Elizabeth Day: ‘It’s my right to have a VPL’

I recently wore a new pair of silky trousers to a party. As I was getting ready in a hotel room, my friend inhaled sharply.

‘Oh,’ she said. ‘Oh dear.’

‘What?’ I replied, paranoid that I had either stained the trousers or ripped them somewhere unsavoury. I did a thorough check. But they seemed fine. ‘What’s wrong?’ I asked.

My friend looked at my outfit askance, unable to meet my eye. ‘You’ve got…’ she whispered in the style of someone who has to break terrible news, ‘a VPL.’

Dan Kennedy

I shrieked. Of all the fashion faux pas, a VPL – visible panty line – is seen as one of the most egregious. I knew this. My friend knew this. I was embarrassed and flustered, but there was nothing to be done. I had no other knickers to hand. I simply had to go to the party and run the risk of being a fashion pariah-slash-laughing stock.

Of course, when I got there, no one fainted with shock or asked me to get changed. I assume most of the guests had better things to do than stare critically at my bottom. In short: no one cared.

But the realisation that both my friend and I had been so worried got me thinking about the ridiculous beauty standards women are expected to uphold. It is a truth almost universally acknowledged that most people will be wearing some kind of underwear at an evening function. But women are expected to hide this fact, as though it’s somehow shameful to admit otherwise.

Why? Are we supposed to saunter around in uncomfortable thongs or insist on going commando underneath our clothes so as not to offend innocent bystanders with our VPL? Surely it’s far more risqué to appear naked than not? And who made the rules anyway? I’m pretty certain it wasn’t a woman who decreed knickers should appear nonexistent.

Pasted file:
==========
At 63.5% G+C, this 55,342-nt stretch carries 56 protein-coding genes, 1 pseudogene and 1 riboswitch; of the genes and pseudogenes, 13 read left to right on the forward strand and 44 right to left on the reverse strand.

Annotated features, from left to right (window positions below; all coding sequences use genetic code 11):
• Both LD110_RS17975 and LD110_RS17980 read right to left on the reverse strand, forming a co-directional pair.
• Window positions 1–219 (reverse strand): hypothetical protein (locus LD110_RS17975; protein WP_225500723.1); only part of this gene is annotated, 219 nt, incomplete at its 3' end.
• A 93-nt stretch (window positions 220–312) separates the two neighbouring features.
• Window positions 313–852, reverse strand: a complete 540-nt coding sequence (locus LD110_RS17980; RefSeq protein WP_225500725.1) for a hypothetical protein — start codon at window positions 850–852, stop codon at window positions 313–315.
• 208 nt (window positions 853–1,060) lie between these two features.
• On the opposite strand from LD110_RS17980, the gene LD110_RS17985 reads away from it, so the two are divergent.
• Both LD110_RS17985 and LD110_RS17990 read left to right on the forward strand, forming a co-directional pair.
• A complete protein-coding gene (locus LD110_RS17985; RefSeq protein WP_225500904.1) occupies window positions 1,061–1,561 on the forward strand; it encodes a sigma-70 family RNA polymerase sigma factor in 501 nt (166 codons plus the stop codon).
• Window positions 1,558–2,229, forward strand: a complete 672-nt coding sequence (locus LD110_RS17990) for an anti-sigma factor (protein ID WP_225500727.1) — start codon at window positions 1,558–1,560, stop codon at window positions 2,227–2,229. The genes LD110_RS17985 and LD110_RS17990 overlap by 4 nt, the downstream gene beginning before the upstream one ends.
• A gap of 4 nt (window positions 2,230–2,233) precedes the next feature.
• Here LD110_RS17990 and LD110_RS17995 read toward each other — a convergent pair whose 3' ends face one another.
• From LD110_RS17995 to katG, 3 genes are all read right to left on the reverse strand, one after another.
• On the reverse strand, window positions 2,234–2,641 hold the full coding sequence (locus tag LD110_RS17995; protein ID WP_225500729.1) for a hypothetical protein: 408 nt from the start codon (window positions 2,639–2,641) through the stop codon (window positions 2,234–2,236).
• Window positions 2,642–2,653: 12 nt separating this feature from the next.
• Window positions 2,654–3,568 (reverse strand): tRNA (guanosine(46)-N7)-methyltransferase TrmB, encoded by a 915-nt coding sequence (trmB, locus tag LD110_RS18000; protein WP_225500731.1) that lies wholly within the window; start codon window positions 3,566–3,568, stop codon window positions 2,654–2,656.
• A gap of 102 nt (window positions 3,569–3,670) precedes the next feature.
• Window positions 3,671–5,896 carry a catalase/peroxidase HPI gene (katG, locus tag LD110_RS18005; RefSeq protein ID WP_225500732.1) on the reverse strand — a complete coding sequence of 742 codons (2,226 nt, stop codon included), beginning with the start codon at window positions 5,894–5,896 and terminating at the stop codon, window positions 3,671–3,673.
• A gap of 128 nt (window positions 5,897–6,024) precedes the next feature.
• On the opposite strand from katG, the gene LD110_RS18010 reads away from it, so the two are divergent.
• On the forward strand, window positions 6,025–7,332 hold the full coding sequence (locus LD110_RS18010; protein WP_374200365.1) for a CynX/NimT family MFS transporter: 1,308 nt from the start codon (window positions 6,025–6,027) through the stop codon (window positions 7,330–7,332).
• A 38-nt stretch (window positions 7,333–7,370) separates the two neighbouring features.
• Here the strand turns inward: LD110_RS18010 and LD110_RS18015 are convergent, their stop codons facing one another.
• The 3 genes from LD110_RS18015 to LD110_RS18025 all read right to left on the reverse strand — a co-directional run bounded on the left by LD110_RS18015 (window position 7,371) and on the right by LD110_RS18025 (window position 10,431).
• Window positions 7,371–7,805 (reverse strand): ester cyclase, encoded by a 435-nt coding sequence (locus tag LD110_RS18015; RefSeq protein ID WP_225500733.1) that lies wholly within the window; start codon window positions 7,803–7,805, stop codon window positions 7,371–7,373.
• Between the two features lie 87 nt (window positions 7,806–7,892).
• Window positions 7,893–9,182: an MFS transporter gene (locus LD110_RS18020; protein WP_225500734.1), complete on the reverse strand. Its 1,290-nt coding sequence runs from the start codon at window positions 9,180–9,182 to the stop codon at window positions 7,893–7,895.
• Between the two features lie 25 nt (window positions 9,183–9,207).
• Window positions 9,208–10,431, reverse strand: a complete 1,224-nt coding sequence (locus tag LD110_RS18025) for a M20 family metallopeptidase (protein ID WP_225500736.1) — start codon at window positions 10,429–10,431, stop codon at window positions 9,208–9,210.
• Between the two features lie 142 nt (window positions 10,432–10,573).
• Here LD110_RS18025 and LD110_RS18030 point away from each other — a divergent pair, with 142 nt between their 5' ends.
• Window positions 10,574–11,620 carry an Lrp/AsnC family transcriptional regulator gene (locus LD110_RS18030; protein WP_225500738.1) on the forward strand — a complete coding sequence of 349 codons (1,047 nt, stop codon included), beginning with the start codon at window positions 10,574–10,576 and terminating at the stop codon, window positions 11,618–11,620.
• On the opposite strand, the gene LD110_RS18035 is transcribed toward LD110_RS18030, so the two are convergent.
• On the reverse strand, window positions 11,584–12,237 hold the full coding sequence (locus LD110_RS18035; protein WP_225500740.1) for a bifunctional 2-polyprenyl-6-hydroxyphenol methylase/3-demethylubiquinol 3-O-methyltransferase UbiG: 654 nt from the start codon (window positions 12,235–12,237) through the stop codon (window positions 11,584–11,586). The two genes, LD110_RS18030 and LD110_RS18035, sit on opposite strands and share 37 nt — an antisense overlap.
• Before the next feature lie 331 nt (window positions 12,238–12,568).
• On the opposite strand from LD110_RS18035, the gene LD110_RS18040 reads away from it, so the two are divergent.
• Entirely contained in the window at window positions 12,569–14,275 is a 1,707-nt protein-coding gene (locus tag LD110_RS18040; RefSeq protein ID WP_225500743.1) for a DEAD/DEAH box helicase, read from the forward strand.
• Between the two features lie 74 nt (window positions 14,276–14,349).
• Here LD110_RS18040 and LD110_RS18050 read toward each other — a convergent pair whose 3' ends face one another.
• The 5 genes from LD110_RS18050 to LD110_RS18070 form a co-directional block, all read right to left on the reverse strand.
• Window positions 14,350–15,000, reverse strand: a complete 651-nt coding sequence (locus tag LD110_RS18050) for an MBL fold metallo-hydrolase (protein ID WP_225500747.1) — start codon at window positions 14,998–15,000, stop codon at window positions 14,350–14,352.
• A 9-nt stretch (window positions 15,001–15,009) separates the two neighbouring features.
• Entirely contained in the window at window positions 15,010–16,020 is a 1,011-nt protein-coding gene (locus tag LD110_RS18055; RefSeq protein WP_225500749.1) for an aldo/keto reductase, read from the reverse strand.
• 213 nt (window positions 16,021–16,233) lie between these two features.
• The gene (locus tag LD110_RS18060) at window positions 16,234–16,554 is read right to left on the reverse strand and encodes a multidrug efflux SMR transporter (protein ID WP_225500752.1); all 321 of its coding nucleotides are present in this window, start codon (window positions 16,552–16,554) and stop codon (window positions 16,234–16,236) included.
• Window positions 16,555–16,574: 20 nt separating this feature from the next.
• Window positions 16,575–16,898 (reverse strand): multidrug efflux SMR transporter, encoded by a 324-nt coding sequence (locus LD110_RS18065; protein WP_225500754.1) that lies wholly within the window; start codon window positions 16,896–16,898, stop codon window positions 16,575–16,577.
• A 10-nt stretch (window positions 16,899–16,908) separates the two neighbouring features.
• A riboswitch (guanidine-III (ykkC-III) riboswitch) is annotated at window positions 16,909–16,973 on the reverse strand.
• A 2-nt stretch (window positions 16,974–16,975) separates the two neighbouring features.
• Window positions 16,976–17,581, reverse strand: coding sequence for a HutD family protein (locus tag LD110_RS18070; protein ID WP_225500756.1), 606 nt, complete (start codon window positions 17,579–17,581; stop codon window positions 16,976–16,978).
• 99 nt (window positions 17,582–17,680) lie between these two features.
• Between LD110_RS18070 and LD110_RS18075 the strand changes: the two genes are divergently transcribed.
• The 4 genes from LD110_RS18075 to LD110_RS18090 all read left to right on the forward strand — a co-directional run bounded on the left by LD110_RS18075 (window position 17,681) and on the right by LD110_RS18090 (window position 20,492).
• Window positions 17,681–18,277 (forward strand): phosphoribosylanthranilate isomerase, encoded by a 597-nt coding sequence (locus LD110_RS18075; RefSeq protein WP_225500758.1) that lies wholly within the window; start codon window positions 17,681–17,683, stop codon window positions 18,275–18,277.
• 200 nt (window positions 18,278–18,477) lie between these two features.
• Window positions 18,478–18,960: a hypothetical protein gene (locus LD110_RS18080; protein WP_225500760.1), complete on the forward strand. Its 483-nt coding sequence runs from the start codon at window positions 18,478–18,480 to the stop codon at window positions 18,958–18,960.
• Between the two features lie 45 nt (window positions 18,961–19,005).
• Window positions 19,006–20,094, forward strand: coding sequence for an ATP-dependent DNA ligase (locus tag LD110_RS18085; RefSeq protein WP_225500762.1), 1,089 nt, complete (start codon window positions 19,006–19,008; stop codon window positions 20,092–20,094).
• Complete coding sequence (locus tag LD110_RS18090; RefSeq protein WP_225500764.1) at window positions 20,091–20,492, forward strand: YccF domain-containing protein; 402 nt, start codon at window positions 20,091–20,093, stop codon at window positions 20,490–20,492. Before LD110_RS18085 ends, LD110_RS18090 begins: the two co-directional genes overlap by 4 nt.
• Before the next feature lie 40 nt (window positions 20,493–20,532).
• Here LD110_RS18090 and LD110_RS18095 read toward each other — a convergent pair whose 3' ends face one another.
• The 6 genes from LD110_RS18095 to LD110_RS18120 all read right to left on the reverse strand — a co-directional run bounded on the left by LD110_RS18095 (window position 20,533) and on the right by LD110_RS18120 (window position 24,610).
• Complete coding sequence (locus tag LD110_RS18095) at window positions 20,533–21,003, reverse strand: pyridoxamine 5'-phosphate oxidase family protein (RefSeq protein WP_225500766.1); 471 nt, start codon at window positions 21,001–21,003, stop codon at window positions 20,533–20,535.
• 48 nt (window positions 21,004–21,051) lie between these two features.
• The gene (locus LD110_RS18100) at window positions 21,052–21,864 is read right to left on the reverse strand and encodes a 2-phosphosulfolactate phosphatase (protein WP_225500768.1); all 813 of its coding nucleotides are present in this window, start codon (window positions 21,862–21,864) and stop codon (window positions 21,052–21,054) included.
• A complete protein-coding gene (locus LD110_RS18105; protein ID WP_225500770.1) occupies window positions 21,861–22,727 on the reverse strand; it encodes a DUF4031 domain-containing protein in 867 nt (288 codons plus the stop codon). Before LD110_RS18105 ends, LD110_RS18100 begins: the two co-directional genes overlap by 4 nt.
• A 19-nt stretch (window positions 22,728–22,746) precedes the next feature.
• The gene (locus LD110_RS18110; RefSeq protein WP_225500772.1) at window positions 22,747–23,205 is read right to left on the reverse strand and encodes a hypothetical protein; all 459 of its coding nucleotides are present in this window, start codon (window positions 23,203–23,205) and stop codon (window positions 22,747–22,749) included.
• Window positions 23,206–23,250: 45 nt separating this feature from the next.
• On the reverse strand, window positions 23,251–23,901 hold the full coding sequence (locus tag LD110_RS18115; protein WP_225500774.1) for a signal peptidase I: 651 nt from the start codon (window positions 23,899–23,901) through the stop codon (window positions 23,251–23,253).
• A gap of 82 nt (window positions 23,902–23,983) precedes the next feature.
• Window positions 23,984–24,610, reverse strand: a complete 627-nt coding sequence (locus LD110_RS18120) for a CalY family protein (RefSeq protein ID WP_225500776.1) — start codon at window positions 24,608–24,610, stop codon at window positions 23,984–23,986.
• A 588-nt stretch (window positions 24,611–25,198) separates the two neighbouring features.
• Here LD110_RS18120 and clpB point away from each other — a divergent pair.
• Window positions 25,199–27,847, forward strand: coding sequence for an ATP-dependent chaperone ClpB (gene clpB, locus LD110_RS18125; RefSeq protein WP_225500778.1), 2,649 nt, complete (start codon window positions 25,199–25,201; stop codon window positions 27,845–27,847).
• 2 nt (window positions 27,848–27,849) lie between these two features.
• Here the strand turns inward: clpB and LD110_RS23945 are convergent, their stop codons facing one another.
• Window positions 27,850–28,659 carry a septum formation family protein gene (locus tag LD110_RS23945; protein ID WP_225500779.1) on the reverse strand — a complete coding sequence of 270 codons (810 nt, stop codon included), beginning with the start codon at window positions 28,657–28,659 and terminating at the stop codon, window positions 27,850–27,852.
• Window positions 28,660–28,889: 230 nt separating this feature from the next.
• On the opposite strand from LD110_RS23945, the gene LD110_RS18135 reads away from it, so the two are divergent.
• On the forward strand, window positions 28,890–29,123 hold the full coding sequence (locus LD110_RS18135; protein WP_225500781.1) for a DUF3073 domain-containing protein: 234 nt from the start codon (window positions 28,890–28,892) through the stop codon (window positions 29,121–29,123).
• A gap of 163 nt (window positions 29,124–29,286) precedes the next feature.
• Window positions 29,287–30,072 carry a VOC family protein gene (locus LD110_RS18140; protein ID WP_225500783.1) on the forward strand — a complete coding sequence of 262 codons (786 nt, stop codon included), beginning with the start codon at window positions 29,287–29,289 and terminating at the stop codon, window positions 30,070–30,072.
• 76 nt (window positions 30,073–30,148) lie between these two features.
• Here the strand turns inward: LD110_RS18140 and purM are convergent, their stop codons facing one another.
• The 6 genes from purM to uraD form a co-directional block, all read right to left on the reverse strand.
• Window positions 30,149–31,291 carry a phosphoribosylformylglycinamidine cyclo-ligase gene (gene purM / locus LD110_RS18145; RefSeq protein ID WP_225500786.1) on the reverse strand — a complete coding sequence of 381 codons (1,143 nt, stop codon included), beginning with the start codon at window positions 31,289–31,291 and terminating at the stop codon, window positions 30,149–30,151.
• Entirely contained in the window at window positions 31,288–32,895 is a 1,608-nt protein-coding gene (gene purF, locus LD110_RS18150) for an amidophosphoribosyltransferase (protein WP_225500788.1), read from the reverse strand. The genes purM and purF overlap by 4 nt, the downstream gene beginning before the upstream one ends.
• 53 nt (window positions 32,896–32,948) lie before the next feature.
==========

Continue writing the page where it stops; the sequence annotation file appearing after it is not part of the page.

I rather suspect this is yet another unnecessary responsibility foisted upon us by the traditional straight male gaze, which would prefer women to be readily sexually available at all times. We’re so used to abiding by this idea that we forget to question where the messaging came from.

It’s the same pressure that insists we squeeze into restrictive, torturous shapewear so that our natural bodies conform as much as possible to some unobtainable ideal of what it means to be female. (And it goes without saying that shapewear, too, must be seamless so as to give the impression to the outside world that we are natural and require no effort to be this way.)

As women, we are not allowed to have real bodies that exist just as they are. We have to tweak, zip, tighten and contort ourselves into what someone else has decided is the acceptable form. Then we have to pretend that the garments required to achieve this look do not, in fact, exist.

The same standards do not apply to men. I’ve never once heard a man worrying about whether his boxer short lines are visible. I’ve never seen male shapewear on sale in clothing shops. A man is not required to battle his way into a pair of Spanx in order to flatten his beer belly or contain the spread of his thighs. Men can turn up to a party in a
jumper and tucked-in shirt and be applauded for looking nice, while women are generally
expected to ‘make an effort’. Worse: they are then expected to make the effort appear effortless.

But it’s an outdated message. What happened when I wore silk trousers which showed the
outline of my knickers? Absolutely nothing. Which is why, from this moment on, I’m refusing to care. Instead of trying to be perfect, women should reclaim their right to be real – and that starts with panty lines that are proud to be visible.

This week I’m…


In bubblegum blue organic cotton pyjamas: a cheery way to go to bed, £85, Kate Barnet.

Getting organised

With a 2022 Soho diary. An iCal will simply never be as classy. £175, Smythson.


This stylish in-flight case designed to use as a carry-on washbag. £295, Anya Hindmarch.